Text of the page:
Abstract

Rotliegendes sandstones have been found to display a wide range of petrophysical and mechanical properties stress sensitivity behaviour. The extent of stress related changes has been found for permeability, electrical conductivity and Young's modulus to be related by the depositional facies. It has also been noted that the relationship between some rock properties which are thought to exist in situ cannot be replicated unless measurements conducted at near in situ stress levels are employed. These results lead to the conclusion that the structure reflected by properties measured at low confining pressures is not representative of that which exists in situ.

Introduction

When core is cut and retrieved to the surface the magnitude of the stresses acting on the rock change. The stress state also changes from the polyaxial conditions in the formation ahead of the core bit, where the principal earth stresses are not equal (), to the hydrostatic stress state () acting on the core in the barrel due to the hydrostatic pressure of the drilling mud. When the in situ stresses are relaxed, the strain energy which will have accumulated in the load-bearing framework over geological time due to burial, tectonic and thermal forces will be released. This will occur at a comparatively rapid rate of several hours in contrast to the millions of years over which the strains developed.

The change in magnitude and stress state will contrive to alter the intimate relationship between the load-bearing framework of detrital and authigenic minerals and the pore structure of the rock. As a result the key petrophysical properties of the rock such as porosity, permeability and electrical conductivity may be significantly altered. A great deal of experimental evidence has shown that the low, nominal confining pressures employed in the laboratory for routine core measurements are generally insufficient to reverse these structural changes. The resultant discrepancy between the value of a particular property evaluated at laboratory stress levels (generally between 250 psi and 1000 psi) and in situ stress levels gives rise to the concept of stress sensitivity. This is most frequently expressed as the ratio of the value of the property measured at effective reservoir stress levels to its value measured in the laboratory.

Stress sensitivity in sandstones and carbonates has been studied experimentally since the 1950's; however, most of the work to date has concentrated on the stress sensitive behaviour of porosity, permeability and electrical conductivity. The stress sensitivity of these properties directly reflect changes in the pore structure of the rock. Much less work has been conducted to examine the effect of stress relaxation on the mechanical properties, which directly reflect the behaviour of the load-bearing structure of the rock. The load-bearing framework is composed of the detrital mineralogy and any authigenic mineral phases, such as mineral cements, which alters the area over which the earth stresses are distributed. Understanding the behaviour of the load-bearing framework due to stress changes may be an important facet of stress sensitivity analysis because the characteristics of the load-bearing framework ultimately control the response of the other properties to stress changes.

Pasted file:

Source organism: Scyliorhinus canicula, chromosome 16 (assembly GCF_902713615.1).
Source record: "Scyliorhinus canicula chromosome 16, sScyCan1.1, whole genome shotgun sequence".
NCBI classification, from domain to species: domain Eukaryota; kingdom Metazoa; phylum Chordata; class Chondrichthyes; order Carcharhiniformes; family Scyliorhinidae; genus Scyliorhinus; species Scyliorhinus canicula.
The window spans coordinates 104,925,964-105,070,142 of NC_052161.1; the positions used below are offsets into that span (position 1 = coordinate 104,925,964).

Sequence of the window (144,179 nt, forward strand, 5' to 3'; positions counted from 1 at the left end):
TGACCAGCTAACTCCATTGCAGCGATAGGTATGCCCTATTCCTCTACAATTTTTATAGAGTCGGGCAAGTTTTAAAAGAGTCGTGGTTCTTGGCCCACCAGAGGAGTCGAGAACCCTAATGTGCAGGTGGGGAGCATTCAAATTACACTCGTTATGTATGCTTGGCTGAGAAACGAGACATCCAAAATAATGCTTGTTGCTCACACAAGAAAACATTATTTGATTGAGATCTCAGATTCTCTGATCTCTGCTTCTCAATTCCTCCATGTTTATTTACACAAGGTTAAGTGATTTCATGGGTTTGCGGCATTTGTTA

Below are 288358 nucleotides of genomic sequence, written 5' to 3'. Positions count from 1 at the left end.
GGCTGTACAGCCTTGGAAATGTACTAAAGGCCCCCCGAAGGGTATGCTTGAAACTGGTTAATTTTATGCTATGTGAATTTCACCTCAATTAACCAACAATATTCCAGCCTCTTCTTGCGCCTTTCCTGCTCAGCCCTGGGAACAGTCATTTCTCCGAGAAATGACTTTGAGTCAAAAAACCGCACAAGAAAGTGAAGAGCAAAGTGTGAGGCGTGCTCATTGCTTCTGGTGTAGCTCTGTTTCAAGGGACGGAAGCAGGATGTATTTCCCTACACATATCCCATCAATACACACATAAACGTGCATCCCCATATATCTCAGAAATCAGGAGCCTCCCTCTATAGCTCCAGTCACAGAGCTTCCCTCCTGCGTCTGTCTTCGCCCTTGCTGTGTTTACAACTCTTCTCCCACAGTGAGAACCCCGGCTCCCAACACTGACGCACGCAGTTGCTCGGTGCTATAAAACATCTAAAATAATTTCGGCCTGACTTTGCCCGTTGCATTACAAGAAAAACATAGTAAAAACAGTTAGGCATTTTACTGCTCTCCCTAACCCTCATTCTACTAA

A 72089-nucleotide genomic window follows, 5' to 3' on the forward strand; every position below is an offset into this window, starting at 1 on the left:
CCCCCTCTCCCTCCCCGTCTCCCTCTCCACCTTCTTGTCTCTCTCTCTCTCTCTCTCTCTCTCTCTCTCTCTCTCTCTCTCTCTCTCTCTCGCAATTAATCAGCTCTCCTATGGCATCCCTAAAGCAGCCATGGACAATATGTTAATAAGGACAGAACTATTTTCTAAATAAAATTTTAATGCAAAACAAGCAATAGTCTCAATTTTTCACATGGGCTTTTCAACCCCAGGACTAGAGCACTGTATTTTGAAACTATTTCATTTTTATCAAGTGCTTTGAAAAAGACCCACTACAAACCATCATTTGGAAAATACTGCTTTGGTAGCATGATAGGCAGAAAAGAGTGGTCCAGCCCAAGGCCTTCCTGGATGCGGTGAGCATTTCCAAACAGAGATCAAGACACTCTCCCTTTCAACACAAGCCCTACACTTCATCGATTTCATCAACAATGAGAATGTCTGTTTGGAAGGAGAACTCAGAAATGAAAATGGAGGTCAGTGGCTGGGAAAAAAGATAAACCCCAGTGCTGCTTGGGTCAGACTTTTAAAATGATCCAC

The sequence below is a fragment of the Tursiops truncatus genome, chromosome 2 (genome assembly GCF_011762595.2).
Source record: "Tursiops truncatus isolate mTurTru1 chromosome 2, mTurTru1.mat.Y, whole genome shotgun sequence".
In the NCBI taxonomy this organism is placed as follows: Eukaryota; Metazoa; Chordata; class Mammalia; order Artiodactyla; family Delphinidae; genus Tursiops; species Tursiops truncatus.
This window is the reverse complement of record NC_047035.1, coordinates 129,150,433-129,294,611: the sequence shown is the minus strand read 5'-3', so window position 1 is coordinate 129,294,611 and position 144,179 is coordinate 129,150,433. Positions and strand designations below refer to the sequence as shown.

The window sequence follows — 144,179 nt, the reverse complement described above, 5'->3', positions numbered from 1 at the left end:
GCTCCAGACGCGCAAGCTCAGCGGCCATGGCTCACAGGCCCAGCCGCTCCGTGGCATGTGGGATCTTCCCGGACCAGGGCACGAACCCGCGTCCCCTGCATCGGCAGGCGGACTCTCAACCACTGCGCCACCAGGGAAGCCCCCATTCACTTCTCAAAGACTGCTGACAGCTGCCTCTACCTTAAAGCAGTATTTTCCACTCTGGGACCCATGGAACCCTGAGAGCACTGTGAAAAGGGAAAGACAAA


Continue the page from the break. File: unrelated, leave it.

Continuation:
This study set out to examine the stress sensitivity of both petrophysical and mechanical properties of a low permeability sandstone formation. The influence of the depositional facies on the stress sensitivity is identified for permeability, electrical conductivity and the elastic (Young's) modulus. This is considered to arise from the remnant influence of the depositional process on the load-bearing structure even though the sediments have all experienced extensive phases of burial and diagenetic mineralisation to varying extents.

THE GEOLOGY OF THE ROTLIEGENDES SANDSTONES OF THE UK SOUTHERN NORTH SEA The Rotliegendes Sandstone Group in Northwest Europe are of early Permian age (270 ma) and were derived from continental clastic sediments deposited in desert and semi-desert conditions which affected the mid-continental regions of Pangea during the Permian and Triassic periods.

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